YOU wonder how Noel Coward’s one-act play Still Life, which, in 1945, became Brief Encounter, David Lean’s iconic film, would go down with modern audiences.

Yet the audience at the Lowry was intrigued and receptive

Post-war couples, especially when happily married, generally remained faithful but after a chance meeting, these two are tempted.

They are engulfed by guilt whilst less restrained, unmarried couples flirt outrageously around them.

Much of the Kneehigh Theatre Company’s success is down to Emma Rice, who adapted it and is directing it.

She has cleverly cloned theatre with film and has included

Noel Coward songs, sometimes with new music. Rachmaninoff’s Piano Concerto predominates.

Multi-talented musician, Peter Dukes, accompanies the pair’s crescendo of feeling with Slow Down, Johnny and receives applause.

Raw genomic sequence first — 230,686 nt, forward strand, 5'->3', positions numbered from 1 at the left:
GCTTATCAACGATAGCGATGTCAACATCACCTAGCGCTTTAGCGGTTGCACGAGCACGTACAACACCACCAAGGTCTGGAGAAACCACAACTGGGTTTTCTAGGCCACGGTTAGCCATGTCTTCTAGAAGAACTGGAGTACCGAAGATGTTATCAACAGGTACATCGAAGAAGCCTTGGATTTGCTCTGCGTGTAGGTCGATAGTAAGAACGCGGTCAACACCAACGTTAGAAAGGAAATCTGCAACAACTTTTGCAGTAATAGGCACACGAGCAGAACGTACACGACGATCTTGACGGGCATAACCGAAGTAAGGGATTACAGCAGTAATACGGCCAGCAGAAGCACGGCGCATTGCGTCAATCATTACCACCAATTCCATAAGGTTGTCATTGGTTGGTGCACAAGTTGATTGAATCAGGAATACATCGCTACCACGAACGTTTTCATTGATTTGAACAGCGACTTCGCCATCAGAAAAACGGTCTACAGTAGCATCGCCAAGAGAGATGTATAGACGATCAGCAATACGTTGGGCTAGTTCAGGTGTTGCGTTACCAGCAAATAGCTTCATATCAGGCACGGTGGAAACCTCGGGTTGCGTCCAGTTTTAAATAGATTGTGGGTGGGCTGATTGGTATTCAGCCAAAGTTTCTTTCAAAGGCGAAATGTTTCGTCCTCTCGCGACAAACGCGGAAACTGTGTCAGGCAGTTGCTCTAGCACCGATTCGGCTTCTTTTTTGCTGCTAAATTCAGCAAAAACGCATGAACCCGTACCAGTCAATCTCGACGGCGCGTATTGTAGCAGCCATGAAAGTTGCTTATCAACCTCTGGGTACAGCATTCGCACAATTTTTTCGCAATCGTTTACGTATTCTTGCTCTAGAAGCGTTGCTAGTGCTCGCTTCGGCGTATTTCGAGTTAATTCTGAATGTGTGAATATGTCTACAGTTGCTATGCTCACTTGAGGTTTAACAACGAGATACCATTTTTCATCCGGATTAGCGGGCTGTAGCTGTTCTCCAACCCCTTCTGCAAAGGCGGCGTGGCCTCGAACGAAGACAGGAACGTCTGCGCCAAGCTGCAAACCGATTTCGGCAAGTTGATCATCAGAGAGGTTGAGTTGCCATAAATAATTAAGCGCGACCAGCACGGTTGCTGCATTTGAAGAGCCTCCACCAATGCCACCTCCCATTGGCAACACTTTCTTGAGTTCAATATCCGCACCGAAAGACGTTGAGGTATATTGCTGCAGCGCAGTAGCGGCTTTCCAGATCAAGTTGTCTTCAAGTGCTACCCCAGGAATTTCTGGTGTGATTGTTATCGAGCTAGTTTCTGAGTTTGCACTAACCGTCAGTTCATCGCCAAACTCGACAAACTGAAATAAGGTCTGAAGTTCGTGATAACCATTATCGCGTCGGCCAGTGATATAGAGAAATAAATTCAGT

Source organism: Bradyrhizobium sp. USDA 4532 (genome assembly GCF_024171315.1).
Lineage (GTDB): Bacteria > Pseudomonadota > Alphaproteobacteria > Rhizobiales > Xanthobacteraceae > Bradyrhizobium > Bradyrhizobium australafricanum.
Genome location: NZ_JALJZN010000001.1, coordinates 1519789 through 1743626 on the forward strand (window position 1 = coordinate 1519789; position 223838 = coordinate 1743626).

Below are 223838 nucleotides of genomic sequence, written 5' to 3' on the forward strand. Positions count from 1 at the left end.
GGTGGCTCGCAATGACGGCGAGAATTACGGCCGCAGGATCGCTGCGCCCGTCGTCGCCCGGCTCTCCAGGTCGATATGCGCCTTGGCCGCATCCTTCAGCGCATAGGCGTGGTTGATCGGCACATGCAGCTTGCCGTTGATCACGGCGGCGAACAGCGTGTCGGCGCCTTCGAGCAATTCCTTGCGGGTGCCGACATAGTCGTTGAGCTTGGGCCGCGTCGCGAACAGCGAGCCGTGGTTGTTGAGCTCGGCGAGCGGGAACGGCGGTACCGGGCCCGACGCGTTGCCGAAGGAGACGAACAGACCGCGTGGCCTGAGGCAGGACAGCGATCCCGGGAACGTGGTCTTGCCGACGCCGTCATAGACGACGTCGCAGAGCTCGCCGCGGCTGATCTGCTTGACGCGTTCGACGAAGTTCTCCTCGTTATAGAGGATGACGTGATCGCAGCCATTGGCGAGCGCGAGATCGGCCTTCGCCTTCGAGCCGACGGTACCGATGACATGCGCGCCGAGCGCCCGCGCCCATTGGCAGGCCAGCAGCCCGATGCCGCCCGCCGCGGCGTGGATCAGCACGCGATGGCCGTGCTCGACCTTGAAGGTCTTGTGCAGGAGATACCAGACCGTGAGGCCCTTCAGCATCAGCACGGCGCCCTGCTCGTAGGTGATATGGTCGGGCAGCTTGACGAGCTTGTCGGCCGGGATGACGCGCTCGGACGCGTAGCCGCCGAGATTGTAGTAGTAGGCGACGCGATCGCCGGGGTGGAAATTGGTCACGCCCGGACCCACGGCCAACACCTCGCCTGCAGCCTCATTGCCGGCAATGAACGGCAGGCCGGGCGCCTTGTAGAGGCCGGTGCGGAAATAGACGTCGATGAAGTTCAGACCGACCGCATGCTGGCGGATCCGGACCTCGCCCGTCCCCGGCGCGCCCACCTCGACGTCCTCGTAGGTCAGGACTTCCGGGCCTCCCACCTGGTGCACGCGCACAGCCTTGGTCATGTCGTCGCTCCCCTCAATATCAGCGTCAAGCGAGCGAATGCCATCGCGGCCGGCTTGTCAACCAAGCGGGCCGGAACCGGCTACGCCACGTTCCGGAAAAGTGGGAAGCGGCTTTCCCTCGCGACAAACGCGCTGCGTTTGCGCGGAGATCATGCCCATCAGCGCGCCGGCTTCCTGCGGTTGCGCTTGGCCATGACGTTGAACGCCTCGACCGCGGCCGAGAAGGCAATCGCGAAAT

Scenes of the sea emphasise the strength of passion, whilst a ticking clock underlines the dull routine of home.

Isabel Pollen and Jim Sturgeon illustrate the intensity of their feelings and the scene where Laura is poised on an overhead gantry, about to jump whilst a curtain indicates a speedily moving train is well done.

Isabel portrays a Laura overcome by emotion and repressed sexuality.

Jim Sturgeon’s Alec is the perfect counter though, he, too, is married.

His gentle understanding is well presented.

A superb supporting cast add the necessary contrasts.

For instance, the antics of the workers keep us amused. The play is, therefore, not as tranquil as the film but this adds impetus and contrast to a great love story.

The couple are doomed when they are not even allowed a fond farewell

• Brief Encounter is at the Lowry until Saturday. For tickets, telephone 0843 208 6000 or book on line. Star rating: * * * * *.